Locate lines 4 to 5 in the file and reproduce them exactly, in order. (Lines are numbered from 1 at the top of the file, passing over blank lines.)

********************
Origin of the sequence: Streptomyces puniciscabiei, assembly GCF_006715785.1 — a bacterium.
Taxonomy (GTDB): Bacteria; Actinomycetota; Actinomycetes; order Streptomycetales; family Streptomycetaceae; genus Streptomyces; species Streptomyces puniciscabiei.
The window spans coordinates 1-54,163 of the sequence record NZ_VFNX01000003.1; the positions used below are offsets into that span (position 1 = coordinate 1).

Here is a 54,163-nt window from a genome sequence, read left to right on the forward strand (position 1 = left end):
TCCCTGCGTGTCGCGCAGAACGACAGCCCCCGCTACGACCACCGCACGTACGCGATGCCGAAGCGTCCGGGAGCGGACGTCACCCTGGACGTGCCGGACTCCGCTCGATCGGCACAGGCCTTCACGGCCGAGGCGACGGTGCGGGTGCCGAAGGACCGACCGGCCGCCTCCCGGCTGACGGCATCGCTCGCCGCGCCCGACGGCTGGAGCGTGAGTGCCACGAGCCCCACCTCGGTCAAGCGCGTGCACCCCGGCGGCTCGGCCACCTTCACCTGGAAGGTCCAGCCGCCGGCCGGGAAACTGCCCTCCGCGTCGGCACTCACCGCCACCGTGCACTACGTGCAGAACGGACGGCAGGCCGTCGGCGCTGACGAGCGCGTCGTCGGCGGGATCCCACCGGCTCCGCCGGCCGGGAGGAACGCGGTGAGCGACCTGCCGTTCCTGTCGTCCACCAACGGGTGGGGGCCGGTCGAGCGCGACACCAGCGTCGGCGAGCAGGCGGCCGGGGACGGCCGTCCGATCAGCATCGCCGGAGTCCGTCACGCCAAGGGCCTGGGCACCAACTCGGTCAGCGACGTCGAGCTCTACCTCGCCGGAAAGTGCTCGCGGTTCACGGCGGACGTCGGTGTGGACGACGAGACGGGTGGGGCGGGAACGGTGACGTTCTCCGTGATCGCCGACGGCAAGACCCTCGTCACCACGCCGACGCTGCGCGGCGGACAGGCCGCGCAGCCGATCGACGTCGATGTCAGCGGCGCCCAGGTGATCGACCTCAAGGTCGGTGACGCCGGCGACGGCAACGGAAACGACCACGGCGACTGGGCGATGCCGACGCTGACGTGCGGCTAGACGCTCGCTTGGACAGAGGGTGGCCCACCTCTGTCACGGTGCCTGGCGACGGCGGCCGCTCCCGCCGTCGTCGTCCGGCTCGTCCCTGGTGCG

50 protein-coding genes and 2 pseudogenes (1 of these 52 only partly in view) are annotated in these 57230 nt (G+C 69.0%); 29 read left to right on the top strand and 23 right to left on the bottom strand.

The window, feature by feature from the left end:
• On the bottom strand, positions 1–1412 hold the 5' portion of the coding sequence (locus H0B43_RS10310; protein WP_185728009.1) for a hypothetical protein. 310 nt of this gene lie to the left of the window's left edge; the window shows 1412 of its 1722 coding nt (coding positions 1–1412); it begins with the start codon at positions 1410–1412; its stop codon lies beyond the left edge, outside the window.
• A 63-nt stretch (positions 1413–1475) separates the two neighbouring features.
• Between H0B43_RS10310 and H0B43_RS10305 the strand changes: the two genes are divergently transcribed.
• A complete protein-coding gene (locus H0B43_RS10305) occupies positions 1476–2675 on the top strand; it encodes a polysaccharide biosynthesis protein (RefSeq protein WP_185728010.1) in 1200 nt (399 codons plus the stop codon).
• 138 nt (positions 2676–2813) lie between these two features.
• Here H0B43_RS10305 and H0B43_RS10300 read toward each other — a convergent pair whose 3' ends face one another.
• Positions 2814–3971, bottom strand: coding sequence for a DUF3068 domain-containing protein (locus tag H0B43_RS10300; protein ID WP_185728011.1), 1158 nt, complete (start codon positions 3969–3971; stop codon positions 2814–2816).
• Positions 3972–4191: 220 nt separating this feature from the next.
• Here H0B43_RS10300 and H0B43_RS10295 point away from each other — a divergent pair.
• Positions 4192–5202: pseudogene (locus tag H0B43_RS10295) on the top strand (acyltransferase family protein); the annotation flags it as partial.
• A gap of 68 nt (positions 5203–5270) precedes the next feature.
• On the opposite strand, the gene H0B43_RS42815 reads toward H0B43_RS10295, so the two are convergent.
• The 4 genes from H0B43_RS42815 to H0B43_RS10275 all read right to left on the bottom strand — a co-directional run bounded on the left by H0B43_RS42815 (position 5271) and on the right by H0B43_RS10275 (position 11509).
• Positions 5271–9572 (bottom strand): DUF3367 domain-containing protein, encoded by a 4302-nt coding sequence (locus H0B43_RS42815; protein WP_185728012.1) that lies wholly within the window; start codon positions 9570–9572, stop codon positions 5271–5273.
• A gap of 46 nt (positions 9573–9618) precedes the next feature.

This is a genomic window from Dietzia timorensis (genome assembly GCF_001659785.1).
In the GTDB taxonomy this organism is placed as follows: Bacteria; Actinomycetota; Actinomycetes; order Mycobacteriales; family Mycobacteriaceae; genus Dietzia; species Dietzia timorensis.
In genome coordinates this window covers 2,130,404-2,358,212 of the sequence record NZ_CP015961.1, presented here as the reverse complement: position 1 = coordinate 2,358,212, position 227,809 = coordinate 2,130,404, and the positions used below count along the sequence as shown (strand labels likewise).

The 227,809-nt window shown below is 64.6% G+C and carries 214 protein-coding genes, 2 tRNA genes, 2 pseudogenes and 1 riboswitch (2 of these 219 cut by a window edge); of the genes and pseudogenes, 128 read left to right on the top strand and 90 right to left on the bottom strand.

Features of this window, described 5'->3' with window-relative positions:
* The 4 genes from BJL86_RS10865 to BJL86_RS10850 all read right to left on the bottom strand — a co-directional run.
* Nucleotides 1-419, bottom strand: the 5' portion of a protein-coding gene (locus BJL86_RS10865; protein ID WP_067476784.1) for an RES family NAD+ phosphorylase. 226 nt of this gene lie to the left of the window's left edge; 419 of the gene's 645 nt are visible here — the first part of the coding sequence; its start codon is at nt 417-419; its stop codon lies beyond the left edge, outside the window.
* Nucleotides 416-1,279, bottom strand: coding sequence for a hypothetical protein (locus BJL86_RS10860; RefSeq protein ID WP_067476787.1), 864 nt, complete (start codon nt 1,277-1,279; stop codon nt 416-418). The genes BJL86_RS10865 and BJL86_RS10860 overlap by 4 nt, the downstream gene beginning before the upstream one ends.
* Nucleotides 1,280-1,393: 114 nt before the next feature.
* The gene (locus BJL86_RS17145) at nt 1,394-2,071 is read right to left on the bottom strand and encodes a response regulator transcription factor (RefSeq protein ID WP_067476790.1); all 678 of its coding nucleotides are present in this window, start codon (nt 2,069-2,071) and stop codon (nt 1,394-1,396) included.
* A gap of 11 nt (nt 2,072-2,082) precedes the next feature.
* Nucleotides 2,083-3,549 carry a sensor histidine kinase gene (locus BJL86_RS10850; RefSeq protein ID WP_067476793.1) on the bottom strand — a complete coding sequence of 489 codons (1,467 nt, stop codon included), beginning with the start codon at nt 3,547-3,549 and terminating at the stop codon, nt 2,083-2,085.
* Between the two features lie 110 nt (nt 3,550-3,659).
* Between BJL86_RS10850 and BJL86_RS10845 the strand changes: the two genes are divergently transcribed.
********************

Here is a 54,163-nt window from a genome sequence, read left to right on the forward strand (position 1 = left end):
TCCCTGCGTGTCGCGCAGAACGACAGCCCCCGCTACGACCACCGCACGTACGCGATGCCGAAGCGTCCGGGAGCGGACGTCACCCTGGACGTGCCGGACTCCGCTCGATCGGCACAGGCCTTCACGGCCGAGGCGACGGTGCGGGTGCCGAAGGACCGACCGGCCGCCTCCCGGCTGACGGCATCGCTCGCCGCGCCCGACGGCTGGAGCGTGAGTGCCACGAGCCCCACCTCGGTCAAGCGCGTGCACCCCGGCGGCTCGGCCACCTTCACCTGGAAGGTCCAGCCGCCGGCCGGGAAACTGCCCTCCGCGTCGGCACTCACCGCCACCGTGCACTACGTGCAGAACGGACGGCAGGCCGTCGGCGCTGACGAGCGCGTCGTCGGCGGGATCCCACCGGCTCCGCCGGCCGGGAGGAACGCGGTGAGCGACCTGCCGTTCCTGTCGTCCACCAACGGGTGGGGGCCGGTCGAGCGCGACACCAGCGTCGGCGAGCAGGCGGCCGGGGACGGCCGTCCGATCAGCATCGCCGGAGTCCGTCACGCCAAGGGCCTGGGCACCAACTCGGTCAGCGACGTCGAGCTCTACCTCGCCGGAAAGTGCTCGCGGTTCACGGCGGACGTCGGTGTGGACGACGAGACGGGTGGGGCGGGAACGGTGACGTTCTCCGTGATCGCCGACGGCAAGACCCTCGTCACCACGCCGACGCTGCGCGGCGGACAGGCCGCGCAGCCGATCGACGTCGATGTCAGCGGCGCCCAGGTGATCGACCTCAAGGTCGGTGACGCCGGCGACGGCAACGGAAACGACCACGGCGACTGGGCGATGCCGACGCTGACGTGCGGCTAGACGCTCGCTTGGACAGAGGGTGGCCCACCTCTGTCACGGTGCCTGGCGACGGCGGCCGCTCCCGCCGTCGTCGTCCGGCTCGTCCCTGGTGCG